Back on topic, to assume that we can make any kind of predictions about the climate of life bearing exoplanets seems like the height of arrogance given the state of the art in climate modelling.


Mainstream models disagree by less than 2 K (±0.3%) over the next 100 years. That's pretty darn accurate! 2 K makes a difference to us, because we built so many cities within 100 m of sea level (1% of an ocean depth)

Predicting whether life might exist on a planet can probably tolerate ±10% temperature accuracy. There's no reason to believe that smart geophysicists can't achieve that level of accuracy.


Yes but a) they weren't originally that accurate, and b) have only just been validated against independent data (satellite measurements of sea levels).

My point, perhaps snarkily made, was that we are only now getting the hang of this, after decades of work.

Unless I'm missing something, we're not going to be approaching anything like 10% error bars for planets for which we have far less data.


> I challenge the downmodders to produce a single data point about an eyeball planet in a habitable zone and demonstrate a model that correctly represents it.

At the risk of misunderstanding “eyeball planet”, you’re living on the most obvious example.

Elsewhere in Sol, Mars is in the “optimistic” habitable zone (I think that means “it would be if only it had been massive enough to retain an atmosphere”).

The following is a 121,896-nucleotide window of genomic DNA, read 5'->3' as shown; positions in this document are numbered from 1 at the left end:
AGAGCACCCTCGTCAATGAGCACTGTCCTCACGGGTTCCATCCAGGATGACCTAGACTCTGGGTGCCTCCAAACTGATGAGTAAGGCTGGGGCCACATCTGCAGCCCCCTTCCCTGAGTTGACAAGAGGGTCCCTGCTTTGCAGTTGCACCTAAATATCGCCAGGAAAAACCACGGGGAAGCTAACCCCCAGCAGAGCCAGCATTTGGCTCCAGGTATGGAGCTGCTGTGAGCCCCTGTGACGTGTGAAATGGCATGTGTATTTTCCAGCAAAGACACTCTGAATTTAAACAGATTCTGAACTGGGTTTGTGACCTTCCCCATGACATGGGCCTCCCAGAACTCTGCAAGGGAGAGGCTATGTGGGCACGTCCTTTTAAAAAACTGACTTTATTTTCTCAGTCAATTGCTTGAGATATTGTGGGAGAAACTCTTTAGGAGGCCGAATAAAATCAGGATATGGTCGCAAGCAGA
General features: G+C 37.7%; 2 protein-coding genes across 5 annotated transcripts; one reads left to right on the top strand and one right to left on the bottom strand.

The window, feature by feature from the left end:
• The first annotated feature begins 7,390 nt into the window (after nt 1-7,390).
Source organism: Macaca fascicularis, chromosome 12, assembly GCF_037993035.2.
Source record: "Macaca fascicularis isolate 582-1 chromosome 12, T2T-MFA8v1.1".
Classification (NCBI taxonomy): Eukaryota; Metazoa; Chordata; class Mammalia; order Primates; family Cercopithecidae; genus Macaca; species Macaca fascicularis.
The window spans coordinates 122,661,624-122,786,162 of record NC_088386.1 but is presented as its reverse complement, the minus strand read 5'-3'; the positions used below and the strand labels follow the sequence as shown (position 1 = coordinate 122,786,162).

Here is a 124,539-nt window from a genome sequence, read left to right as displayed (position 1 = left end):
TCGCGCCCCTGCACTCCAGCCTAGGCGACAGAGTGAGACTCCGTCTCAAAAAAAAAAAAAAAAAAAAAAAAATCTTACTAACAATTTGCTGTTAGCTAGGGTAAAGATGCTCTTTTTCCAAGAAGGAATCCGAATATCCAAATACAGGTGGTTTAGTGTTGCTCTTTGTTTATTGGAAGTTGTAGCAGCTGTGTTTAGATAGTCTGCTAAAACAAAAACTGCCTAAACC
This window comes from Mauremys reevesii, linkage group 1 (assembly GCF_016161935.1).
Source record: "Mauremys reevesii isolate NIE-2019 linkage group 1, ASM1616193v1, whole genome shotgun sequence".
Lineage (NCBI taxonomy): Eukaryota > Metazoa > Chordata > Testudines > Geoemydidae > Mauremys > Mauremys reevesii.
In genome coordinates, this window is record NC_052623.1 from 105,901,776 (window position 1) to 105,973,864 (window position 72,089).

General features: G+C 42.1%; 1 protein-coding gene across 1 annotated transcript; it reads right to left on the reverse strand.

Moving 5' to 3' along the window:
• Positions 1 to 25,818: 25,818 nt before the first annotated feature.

Earth climate models you already believe in so I won’t bother to name.

Can anyone else tell me the accuracy of The Ames Mars General Circulation Mode?


I hadn't heard it either, but the term does have a specific meaning: https://en.wikipedia.org/wiki/Eyeball_planet


> At the risk of misunderstanding “eyeball planet”, you’re living on the most obvious example.

You should read the articles on this website please.


I dont disagree with OP.

There is such a gigantic massive amount of information we dont know.

Any words spoken about how life is created should be met with the same skepticism we have toward religion. We require evidence and the scientific method, a simulation made my students who need to be correct for a PhD isnt evidence.